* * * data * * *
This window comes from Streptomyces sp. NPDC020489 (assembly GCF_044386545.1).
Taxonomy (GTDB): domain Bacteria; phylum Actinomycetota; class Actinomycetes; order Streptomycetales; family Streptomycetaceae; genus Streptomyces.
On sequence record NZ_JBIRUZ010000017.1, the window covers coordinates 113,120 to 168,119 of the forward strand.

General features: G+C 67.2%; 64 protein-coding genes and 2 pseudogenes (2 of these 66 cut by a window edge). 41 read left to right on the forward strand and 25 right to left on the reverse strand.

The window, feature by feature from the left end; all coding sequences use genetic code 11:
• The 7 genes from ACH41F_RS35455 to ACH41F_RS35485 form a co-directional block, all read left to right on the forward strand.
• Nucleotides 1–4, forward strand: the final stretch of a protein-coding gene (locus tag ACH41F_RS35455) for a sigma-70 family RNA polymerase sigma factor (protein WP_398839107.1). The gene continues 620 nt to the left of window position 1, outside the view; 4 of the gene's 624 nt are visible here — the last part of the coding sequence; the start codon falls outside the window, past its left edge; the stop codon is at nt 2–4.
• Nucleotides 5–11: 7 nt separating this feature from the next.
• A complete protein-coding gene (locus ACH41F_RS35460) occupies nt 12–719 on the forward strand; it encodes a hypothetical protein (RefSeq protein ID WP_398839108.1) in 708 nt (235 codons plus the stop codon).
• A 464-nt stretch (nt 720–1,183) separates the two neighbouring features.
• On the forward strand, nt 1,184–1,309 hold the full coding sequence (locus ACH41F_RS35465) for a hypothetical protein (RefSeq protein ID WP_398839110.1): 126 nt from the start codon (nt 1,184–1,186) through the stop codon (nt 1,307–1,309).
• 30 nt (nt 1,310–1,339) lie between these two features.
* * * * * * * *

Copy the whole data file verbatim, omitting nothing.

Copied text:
This window comes from Streptomyces sp. NPDC020489 (assembly GCF_044386545.1).
Taxonomy (GTDB): domain Bacteria; phylum Actinomycetota; class Actinomycetes; order Streptomycetales; family Streptomycetaceae; genus Streptomyces.
On sequence record NZ_JBIRUZ010000017.1, the window covers coordinates 113,120 to 168,119 of the forward strand.

General features: G+C 67.2%; 64 protein-coding genes and 2 pseudogenes (2 of these 66 cut by a window edge). 41 read left to right on the forward strand and 25 right to left on the reverse strand.

The window, feature by feature from the left end; all coding sequences use genetic code 11:
• The 7 genes from ACH41F_RS35455 to ACH41F_RS35485 form a co-directional block, all read left to right on the forward strand.
• Nucleotides 1–4, forward strand: the final stretch of a protein-coding gene (locus tag ACH41F_RS35455) for a sigma-70 family RNA polymerase sigma factor (protein WP_398839107.1). The gene continues 620 nt to the left of window position 1, outside the view; 4 of the gene's 624 nt are visible here — the last part of the coding sequence; the start codon falls outside the window, past its left edge; the stop codon is at nt 2–4.
• Nucleotides 5–11: 7 nt separating this feature from the next.
• A complete protein-coding gene (locus ACH41F_RS35460) occupies nt 12–719 on the forward strand; it encodes a hypothetical protein (RefSeq protein ID WP_398839108.1) in 708 nt (235 codons plus the stop codon).
• A 464-nt stretch (nt 720–1,183) separates the two neighbouring features.
• On the forward strand, nt 1,184–1,309 hold the full coding sequence (locus ACH41F_RS35465) for a hypothetical protein (RefSeq protein ID WP_398839110.1): 126 nt from the start codon (nt 1,184–1,186) through the stop codon (nt 1,307–1,309).
• 30 nt (nt 1,310–1,339) lie between these two features.